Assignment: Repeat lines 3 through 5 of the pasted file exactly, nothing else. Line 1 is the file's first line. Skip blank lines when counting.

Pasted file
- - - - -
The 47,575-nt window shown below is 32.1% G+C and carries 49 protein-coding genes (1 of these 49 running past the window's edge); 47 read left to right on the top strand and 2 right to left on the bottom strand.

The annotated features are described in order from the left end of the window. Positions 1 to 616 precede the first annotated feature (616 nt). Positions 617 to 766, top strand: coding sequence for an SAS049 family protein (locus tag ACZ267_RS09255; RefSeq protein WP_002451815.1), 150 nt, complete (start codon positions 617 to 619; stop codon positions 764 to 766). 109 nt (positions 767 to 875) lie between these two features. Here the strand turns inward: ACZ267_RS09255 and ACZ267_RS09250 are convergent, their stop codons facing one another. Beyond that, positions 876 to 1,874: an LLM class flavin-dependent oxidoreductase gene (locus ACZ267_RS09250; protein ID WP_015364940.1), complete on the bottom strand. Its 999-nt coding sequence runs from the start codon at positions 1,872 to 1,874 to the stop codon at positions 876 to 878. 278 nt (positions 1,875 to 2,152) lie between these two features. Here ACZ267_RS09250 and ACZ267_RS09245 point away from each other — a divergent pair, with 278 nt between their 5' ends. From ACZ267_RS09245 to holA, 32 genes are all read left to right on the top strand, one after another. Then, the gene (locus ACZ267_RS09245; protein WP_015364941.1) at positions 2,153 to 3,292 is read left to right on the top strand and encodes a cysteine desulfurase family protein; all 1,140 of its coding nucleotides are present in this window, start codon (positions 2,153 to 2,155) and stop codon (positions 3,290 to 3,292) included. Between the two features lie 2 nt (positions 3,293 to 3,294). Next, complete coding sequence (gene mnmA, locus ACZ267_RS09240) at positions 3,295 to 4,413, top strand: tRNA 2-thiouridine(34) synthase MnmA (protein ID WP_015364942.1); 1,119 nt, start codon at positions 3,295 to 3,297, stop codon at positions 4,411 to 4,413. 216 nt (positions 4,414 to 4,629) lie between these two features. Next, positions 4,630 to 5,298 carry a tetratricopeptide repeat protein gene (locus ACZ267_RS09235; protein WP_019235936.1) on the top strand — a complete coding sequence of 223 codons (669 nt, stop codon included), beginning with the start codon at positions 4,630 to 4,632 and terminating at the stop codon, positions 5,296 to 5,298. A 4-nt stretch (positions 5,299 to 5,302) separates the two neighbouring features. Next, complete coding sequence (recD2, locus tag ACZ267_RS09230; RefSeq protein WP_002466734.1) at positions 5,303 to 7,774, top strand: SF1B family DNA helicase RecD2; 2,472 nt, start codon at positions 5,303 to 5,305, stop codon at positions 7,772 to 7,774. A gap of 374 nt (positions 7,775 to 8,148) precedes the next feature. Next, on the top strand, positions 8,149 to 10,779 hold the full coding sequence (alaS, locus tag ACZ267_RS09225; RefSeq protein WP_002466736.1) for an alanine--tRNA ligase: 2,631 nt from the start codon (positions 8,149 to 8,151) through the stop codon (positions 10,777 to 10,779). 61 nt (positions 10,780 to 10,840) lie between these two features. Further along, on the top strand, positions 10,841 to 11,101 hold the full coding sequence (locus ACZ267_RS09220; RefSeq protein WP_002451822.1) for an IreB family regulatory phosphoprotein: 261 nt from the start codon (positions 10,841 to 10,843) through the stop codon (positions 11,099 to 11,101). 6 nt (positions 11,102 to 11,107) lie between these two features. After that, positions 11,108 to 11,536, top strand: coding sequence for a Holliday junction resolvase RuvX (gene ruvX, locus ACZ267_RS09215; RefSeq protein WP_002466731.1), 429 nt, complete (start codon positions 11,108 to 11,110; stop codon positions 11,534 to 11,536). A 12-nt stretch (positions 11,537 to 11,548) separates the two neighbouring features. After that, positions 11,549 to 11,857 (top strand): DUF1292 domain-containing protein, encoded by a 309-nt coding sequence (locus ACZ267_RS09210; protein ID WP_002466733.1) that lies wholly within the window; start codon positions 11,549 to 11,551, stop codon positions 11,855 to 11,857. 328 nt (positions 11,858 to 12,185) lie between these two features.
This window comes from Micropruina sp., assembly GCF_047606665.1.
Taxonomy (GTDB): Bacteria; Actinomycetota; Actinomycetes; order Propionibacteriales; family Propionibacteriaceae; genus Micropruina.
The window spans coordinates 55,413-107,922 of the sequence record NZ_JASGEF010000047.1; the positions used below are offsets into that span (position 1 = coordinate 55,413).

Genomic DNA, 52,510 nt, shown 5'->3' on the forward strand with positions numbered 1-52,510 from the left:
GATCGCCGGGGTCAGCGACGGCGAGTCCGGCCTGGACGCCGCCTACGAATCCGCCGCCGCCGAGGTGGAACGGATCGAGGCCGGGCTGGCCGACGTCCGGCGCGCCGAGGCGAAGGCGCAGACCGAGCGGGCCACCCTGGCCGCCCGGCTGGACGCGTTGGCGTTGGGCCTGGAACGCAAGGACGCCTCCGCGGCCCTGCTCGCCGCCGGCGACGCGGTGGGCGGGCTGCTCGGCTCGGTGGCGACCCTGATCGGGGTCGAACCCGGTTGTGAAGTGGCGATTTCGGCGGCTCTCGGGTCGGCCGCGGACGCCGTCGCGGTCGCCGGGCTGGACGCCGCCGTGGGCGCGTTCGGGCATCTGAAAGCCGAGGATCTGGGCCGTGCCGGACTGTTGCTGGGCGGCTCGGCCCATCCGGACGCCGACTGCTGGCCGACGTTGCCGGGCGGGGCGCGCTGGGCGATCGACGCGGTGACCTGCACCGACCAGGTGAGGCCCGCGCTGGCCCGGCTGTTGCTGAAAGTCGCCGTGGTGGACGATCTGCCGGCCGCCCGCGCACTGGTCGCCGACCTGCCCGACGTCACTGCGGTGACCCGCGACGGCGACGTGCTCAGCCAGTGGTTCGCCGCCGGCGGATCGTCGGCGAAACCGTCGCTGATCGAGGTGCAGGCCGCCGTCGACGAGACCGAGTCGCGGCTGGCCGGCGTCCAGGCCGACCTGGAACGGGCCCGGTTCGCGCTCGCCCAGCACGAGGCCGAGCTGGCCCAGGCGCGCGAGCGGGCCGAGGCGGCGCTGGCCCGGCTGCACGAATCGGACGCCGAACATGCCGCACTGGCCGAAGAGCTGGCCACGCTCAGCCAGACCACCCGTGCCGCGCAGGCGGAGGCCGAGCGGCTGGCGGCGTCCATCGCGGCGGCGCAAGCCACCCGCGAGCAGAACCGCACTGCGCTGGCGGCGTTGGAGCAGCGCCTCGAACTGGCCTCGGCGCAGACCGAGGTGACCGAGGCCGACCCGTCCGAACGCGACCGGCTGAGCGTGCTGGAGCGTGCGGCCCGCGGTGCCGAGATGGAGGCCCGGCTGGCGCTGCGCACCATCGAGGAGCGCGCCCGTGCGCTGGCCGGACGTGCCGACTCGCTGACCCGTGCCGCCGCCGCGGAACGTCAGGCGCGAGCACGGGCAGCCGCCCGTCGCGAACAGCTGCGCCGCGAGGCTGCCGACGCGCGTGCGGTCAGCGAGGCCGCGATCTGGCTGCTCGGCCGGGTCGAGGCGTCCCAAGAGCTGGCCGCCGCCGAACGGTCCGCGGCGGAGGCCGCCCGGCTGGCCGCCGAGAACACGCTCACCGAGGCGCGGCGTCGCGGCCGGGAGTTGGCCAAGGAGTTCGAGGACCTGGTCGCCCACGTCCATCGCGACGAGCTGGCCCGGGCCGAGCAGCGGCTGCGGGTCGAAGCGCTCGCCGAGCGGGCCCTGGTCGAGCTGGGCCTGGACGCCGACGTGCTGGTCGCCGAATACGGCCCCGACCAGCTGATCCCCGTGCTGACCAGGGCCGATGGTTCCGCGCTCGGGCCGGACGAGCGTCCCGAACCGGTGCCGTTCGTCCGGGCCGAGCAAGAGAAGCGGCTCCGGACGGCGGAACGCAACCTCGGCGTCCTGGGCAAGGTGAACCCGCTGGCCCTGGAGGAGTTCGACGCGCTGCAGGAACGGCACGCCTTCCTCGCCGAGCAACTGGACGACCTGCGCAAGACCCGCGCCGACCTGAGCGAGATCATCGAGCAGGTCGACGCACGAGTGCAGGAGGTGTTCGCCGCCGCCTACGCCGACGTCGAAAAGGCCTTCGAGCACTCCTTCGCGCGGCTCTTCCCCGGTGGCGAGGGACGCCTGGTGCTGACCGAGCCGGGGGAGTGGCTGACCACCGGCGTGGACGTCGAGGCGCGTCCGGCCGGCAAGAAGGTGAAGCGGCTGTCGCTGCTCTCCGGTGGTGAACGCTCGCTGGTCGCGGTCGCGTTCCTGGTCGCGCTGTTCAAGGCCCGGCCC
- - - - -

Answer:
This window comes from Micropruina sp., assembly GCF_047606665.1.
Taxonomy (GTDB): Bacteria; Actinomycetota; Actinomycetes; order Propionibacteriales; family Propionibacteriaceae; genus Micropruina.
The window spans coordinates 55,413-107,922 of the sequence record NZ_JASGEF010000047.1; the positions used below are offsets into that span (position 1 = coordinate 55,413).